Campus Life

Father-Son Classmates Graduate From Texas A&M School Of Law

David and Shannon Lawson, experienced cybersecurity and information technology professionals, built on their backgrounds through the school’s Master of Legal Studies (MLS) program.
By Justin Ikpo, Texas A&M University School of Law May 9, 2024

Headshots of David and Shannon Lawson against a maroon background


David Lawson and his son Shannon naturally share many of the same qualities, like a witty sense of humor, natural curiosity and an ability to not take themselves too seriously. They recently added to the list of things they share in common – graduates of Texas A&M University’s School of Law.

The Lawsons, who earned their degrees this May, say it all began with a text message.

Shannon, 49,  was scrolling on his phone while waiting for a flight one day in 2022 when he came across an ad for the law school’s Master of Legal Studies (MLS) program with an emphasis in Cybersecurity Law and Policy. Shannon, who serves as chief information security officer for the City of Phoenix, was intrigued by the idea. Designed for non-lawyer professionals who don’t intend to practice law, the degree would give him legal expertise that would build on his background in cybersecurity.

Shannon had done cybersecurity work for the U.S. Navy, the state of Alaska and regional areas in Southern California. He and David had a combined 70 years of experience in the cybersecurity and information technology fields, and both father and son shared dreams of one day attending law school. So, Shannon texted his father.

“I always wanted to go to law school, but nothing ever aligned for me to do it,” Shannon said. “This program allowed me to tie (my degree) to cyber in a field that is high demand, low density.”

David, 75, was also attracted to the idea. He had been retired for nine years after a 45-year career in information technology. As chief information officer for West Jersey Health System and vice president of professional service at AllScript, he oversaw some of the nation’s most cutting-edge information and security systems. In retirement, David found himself dissatisfied with the slow pace of living, and still had an interest in expanding his skillset.

The father-son pair both decided to enroll in the MLS program, becoming online classmates in January 2023. Shannon did his studies from his home in Phoenix, and David from the Sarasota, Florida area.

Despite the distance, the Lawsons often shared notes and compared grades. And in the spirit of friendly competition, they pushed each other to see who could complete assignments first.

“We thought we had a clear idea of what would happen while going through this program. What ended up happening was that my dad would always be ahead of me in every class, which was understandable,” Shannon said. “I was working full-time, and I have a 10-year-old. So, my plate was full.”

For his part, David appreciated the accountability he received from Shannon. It also helped him adjust to the demands of going back to school.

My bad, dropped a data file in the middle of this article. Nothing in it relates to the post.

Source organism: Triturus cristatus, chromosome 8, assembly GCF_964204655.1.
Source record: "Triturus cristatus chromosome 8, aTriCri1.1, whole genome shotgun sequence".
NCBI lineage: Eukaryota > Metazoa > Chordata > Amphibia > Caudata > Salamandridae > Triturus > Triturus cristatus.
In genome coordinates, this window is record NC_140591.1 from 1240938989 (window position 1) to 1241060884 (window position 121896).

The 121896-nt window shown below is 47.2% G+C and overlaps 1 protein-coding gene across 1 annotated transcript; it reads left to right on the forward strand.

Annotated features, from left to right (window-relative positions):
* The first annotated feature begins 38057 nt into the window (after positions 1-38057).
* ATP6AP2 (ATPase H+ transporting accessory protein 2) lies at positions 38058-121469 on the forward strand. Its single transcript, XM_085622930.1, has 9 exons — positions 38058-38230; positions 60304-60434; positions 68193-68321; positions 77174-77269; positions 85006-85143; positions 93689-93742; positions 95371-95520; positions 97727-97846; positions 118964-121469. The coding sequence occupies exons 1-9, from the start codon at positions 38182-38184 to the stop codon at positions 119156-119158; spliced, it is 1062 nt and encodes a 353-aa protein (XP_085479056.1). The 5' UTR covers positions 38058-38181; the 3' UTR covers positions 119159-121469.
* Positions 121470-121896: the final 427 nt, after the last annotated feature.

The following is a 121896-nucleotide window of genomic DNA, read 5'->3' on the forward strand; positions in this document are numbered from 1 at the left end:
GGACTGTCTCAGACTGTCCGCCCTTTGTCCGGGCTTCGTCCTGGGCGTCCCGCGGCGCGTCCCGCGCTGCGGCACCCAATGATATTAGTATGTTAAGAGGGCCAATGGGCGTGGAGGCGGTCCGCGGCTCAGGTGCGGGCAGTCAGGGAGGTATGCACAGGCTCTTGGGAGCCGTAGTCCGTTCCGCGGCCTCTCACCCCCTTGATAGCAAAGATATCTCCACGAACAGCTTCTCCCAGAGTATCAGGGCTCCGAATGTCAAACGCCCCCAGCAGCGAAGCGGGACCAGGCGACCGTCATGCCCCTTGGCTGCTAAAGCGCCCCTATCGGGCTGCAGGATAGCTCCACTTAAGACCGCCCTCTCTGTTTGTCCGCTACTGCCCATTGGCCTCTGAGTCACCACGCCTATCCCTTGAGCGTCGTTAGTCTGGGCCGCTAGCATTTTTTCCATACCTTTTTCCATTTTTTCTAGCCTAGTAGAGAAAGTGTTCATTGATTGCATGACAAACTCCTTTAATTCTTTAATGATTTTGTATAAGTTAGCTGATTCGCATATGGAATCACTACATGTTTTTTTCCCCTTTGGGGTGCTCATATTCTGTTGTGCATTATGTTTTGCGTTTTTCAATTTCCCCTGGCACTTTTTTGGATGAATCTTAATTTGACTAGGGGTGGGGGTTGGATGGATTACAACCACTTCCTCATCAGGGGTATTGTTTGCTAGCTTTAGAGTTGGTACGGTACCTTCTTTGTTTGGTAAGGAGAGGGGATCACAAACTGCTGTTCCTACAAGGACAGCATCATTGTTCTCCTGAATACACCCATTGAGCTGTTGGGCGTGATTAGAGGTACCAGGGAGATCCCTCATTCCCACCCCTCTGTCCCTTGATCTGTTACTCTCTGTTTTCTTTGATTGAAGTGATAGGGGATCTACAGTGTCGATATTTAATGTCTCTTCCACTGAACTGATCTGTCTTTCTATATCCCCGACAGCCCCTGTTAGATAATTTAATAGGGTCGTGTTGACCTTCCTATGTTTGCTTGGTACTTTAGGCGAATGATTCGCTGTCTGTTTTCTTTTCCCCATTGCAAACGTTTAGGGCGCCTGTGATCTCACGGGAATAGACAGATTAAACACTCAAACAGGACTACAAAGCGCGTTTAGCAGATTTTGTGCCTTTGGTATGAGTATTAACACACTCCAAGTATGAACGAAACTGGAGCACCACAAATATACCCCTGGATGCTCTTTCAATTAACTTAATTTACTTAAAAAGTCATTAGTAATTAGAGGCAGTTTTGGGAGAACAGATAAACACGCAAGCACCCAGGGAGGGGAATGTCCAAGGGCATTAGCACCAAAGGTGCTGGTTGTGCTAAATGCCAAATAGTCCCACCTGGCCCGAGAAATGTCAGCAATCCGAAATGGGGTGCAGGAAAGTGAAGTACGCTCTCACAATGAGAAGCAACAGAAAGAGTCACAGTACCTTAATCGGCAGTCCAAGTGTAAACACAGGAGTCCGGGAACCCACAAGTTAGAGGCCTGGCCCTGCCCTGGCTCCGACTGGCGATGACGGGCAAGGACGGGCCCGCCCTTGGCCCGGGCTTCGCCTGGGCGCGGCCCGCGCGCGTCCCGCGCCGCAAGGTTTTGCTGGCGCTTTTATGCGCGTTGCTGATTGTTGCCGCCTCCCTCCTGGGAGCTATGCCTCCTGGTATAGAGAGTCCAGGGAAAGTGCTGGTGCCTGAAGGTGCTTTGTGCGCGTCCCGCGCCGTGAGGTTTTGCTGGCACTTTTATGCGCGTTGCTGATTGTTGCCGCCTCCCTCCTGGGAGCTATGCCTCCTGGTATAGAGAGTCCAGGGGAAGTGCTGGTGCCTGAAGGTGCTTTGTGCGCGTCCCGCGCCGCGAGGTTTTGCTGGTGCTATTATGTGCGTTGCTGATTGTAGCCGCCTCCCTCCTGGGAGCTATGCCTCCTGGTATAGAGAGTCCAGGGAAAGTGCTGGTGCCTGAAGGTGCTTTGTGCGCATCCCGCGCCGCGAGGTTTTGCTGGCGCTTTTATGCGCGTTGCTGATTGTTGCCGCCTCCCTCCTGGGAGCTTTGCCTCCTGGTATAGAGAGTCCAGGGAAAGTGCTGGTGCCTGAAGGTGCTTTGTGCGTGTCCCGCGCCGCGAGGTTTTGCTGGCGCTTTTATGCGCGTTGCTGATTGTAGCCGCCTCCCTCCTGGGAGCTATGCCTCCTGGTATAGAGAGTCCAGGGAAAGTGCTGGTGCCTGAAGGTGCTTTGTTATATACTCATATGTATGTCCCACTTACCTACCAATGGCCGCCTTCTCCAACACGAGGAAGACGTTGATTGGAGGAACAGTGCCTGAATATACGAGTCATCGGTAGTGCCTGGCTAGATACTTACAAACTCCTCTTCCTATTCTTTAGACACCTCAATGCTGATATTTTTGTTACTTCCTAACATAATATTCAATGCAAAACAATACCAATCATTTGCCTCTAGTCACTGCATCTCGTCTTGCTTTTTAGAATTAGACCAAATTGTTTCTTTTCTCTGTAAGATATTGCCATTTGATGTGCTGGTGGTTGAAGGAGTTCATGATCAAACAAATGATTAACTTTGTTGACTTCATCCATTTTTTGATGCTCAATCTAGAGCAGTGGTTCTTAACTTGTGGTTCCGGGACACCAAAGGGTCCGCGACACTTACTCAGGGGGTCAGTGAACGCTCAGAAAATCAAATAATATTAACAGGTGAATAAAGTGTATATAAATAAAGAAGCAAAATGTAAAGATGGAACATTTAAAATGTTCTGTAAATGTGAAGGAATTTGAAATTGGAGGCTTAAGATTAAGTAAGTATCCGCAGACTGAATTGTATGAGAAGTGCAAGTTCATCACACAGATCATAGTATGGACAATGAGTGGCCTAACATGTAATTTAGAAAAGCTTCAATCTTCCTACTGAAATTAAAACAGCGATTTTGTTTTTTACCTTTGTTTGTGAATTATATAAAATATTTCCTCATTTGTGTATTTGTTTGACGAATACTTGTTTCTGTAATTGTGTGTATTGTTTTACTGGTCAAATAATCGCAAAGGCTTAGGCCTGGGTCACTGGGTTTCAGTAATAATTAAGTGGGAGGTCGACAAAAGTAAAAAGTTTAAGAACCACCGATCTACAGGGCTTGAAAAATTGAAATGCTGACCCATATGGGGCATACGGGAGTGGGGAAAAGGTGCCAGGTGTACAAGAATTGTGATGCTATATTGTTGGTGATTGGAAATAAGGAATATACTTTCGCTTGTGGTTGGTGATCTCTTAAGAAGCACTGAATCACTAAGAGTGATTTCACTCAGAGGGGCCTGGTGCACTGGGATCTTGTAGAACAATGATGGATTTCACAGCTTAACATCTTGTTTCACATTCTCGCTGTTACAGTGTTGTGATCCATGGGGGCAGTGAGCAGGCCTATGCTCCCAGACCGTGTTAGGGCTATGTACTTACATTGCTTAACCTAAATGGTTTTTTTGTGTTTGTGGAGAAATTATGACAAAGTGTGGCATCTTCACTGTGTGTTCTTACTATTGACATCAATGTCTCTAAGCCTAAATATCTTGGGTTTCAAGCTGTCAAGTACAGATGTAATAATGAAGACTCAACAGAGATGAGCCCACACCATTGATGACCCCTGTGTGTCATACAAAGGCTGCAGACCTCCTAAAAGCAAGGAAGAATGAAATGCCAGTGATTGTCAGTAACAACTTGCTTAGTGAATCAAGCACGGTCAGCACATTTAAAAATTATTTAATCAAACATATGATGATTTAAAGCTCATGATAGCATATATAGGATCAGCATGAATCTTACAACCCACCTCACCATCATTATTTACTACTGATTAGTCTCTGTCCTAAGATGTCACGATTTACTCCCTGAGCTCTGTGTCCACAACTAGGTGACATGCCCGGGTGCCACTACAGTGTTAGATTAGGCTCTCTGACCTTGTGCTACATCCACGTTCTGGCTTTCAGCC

“This program helped open a side of me that I always knew was there,” David said. “You’ve got to think and write, think some more, and then write some more. When you get older, people talk about the importance of exercising your mind. If you want to activate your brain, try going to law school.”

Throughout the program, the Lawsons learned new, innovative approaches to their craft. They also developed a fondness for their legal courses, particularly contract law, legal writing and alternative dispute resolution.

“The law classes were my favorite,” David said. “In my 40-plus years in the IT area, I was familiar with contracts, arbitration, negotiations and things like that. However, having taken these law classes, I am now able to better communicate with others in the room. When the attorneys talk, I now know how to talk and use the language that they understand. Just being able to speak their language is incredibly important.”

Shannon said he was also able to directly apply his new skills to his career.

“The law classes really made me more curious,” he said. “There was immediate applicability to the job that I’m in now because I work with procurement, the legal team and human resources for personnel investigations. It gave me the ability to use specific legal language to better participate in those conversations at work — which was awesome.”

For Shannon, this is his third master’s degree.

“I think it’s extra special that my dad and I were able to do it together,” he said. “I think it’s great because this opportunity doesn’t really present itself very often, and everything lined up perfectly at the right time.”

As the Lawson reflect up on their accomplishment and plan their next joint adventure, Shannon said their next venture will likely be “much tamer,” per his mother’s request.

“My mom told me to stop giving my dad ideas,” he joked.

This article by Justin Ikpo originally appeared on the School of Law website.

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